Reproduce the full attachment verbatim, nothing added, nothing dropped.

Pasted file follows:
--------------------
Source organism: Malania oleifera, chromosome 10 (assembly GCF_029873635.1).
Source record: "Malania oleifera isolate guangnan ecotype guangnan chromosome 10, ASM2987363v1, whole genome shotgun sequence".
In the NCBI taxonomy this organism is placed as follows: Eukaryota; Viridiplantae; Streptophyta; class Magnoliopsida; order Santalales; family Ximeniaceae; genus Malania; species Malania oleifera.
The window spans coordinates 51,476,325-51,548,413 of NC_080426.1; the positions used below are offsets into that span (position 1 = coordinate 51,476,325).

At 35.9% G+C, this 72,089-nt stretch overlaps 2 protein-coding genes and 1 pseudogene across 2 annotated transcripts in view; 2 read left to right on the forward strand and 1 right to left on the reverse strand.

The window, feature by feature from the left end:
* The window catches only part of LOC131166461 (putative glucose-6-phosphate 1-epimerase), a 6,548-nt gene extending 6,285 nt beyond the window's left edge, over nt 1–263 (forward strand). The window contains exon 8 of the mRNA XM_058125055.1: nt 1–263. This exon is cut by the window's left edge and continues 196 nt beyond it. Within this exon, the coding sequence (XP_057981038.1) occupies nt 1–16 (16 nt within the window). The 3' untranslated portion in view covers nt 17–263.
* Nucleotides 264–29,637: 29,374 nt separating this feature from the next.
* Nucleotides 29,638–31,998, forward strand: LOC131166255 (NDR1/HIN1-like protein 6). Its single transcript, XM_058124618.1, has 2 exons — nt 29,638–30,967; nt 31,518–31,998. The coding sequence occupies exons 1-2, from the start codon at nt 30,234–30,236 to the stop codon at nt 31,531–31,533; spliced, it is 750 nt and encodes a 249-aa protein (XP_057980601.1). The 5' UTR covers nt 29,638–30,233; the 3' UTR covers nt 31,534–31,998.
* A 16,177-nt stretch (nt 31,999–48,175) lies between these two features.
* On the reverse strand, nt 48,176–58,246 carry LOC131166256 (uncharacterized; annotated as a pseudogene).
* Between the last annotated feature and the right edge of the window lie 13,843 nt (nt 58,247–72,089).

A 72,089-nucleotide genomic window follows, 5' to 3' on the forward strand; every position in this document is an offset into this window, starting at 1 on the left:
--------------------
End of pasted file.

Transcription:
Source organism: Malania oleifera, chromosome 10 (assembly GCF_029873635.1).
Source record: "Malania oleifera isolate guangnan ecotype guangnan chromosome 10, ASM2987363v1, whole genome shotgun sequence".
In the NCBI taxonomy this organism is placed as follows: Eukaryota; Viridiplantae; Streptophyta; class Magnoliopsida; order Santalales; family Ximeniaceae; genus Malania; species Malania oleifera.
The window spans coordinates 51,476,325-51,548,413 of NC_080426.1; the positions used below are offsets into that span (position 1 = coordinate 51,476,325).

At 35.9% G+C, this 72,089-nt stretch overlaps 2 protein-coding genes and 1 pseudogene across 2 annotated transcripts in view; 2 read left to right on the forward strand and 1 right to left on the reverse strand.

The window, feature by feature from the left end:
* The window catches only part of LOC131166461 (putative glucose-6-phosphate 1-epimerase), a 6,548-nt gene extending 6,285 nt beyond the window's left edge, over nt 1–263 (forward strand). The window contains exon 8 of the mRNA XM_058125055.1: nt 1–263. This exon is cut by the window's left edge and continues 196 nt beyond it. Within this exon, the coding sequence (XP_057981038.1) occupies nt 1–16 (16 nt within the window). The 3' untranslated portion in view covers nt 17–263.
* Nucleotides 264–29,637: 29,374 nt separating this feature from the next.
* Nucleotides 29,638–31,998, forward strand: LOC131166255 (NDR1/HIN1-like protein 6). Its single transcript, XM_058124618.1, has 2 exons — nt 29,638–30,967; nt 31,518–31,998. The coding sequence occupies exons 1-2, from the start codon at nt 30,234–30,236 to the stop codon at nt 31,531–31,533; spliced, it is 750 nt and encodes a 249-aa protein (XP_057980601.1). The 5' UTR covers nt 29,638–30,233; the 3' UTR covers nt 31,534–31,998.
* A 16,177-nt stretch (nt 31,999–48,175) lies between these two features.
* On the reverse strand, nt 48,176–58,246 carry LOC131166256 (uncharacterized; annotated as a pseudogene).
* Between the last annotated feature and the right edge of the window lie 13,843 nt (nt 58,247–72,089).

A 72,089-nucleotide genomic window follows, 5' to 3' on the forward strand; every position in this document is an offset into this window, starting at 1 on the left: